That is, motorcycles that can talk to each other. The University of Michigan Transportation Research Institute (UMTRI), in concert with the U.S. Department of Transportation and National Highway Traffic Safety Administration (NHTSA) are testing vehicle-to-vehicle communication (V2V) tech in cars under the Safety Pilot Model Deployment. Now, they want to try it out on bikes, too.
V2V-equipped vehicles use dedicated short range communication to orient themselves and track other moving objects. In theory, they will be able to identify an imminent collision and warn the driver.
Eight car manufacturers have already signed up for the program, and now they’re being joined by BMW and Honda motorcycles. V2V equipment for the bikes will be provided by Cohda Wireless, which supplied equipment for about half of the cars in the Safety Pilot Model Deployment.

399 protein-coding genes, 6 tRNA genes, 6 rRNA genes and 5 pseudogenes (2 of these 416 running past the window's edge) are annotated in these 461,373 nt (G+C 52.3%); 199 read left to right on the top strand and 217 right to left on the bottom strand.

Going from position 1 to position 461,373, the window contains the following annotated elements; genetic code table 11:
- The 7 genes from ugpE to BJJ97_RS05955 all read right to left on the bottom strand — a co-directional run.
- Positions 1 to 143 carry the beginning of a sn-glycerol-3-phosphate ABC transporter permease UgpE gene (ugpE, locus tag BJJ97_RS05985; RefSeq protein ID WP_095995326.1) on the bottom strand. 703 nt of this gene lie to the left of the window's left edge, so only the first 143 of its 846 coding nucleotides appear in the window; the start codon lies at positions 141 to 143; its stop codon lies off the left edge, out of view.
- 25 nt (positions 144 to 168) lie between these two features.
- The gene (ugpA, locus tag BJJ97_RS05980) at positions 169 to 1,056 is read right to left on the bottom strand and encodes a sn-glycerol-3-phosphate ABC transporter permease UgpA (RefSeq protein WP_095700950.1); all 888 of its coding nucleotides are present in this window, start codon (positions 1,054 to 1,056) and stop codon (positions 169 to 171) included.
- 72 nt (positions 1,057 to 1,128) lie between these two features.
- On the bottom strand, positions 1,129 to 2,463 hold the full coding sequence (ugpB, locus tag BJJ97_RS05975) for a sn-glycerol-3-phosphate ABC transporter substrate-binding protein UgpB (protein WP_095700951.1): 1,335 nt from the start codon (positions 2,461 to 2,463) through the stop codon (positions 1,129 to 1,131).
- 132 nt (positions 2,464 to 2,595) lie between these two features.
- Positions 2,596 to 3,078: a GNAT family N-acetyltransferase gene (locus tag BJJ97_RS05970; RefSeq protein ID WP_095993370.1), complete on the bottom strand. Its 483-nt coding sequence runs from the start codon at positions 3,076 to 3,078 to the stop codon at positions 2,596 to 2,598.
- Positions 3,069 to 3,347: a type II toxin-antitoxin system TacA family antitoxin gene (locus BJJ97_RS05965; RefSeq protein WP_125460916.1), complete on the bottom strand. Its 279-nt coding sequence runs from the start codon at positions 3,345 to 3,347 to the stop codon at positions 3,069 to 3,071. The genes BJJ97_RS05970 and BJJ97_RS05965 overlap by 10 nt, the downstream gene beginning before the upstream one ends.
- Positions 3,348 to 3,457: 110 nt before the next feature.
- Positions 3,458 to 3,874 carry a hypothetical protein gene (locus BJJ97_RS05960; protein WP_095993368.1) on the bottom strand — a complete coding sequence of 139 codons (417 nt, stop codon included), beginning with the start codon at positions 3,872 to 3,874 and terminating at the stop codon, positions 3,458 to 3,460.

Before the motorcycles are let loose on the road with V2V equipped cars, they’ll have to pass proof of concept tests to make sure they can communicate with each other and the environment.
If those tests are successful, the motorcycles will join up to 3,000 V2V-equipped vehicles on Michigan roads. Currently, UMTRI, NHTSA, and the DOT have earmarked 73 lane-miles of road around Ann Arbor for the tests.
The yearlong test will provide real-world data on the effectiveness of V2V, allowing carmakers and the federal government to make decisions about its utility as a crash-preventer, when used on both two and four-wheeled vehicles.
We’ll let you know what they find out when testing wraps up.
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